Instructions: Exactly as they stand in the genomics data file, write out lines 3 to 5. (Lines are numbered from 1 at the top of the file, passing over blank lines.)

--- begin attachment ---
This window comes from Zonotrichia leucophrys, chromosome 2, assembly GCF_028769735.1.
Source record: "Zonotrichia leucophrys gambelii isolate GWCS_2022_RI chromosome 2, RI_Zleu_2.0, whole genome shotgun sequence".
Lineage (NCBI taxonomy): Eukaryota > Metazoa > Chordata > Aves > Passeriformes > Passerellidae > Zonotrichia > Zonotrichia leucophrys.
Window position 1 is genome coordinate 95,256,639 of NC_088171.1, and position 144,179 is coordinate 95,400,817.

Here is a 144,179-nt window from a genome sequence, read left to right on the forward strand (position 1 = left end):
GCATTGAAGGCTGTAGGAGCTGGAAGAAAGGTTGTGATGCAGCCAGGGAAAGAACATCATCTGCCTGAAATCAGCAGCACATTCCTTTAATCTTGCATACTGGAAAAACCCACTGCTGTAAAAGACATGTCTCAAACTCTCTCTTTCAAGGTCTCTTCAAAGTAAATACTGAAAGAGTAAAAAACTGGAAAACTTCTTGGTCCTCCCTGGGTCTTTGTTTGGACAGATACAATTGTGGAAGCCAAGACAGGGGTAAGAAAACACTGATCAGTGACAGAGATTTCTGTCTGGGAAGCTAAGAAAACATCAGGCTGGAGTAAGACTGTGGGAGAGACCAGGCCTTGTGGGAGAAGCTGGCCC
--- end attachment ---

Lineage (NCBI taxonomy): Eukaryota > Metazoa > Chordata > Aves > Passeriformes > Passerellidae > Zonotrichia > Zonotrichia leucophrys.
Window position 1 is genome coordinate 95,256,639 of NC_088171.1, and position 144,179 is coordinate 95,400,817.

Here is a 144,179-nt window from a genome sequence, read left to right on the forward strand (position 1 = left end):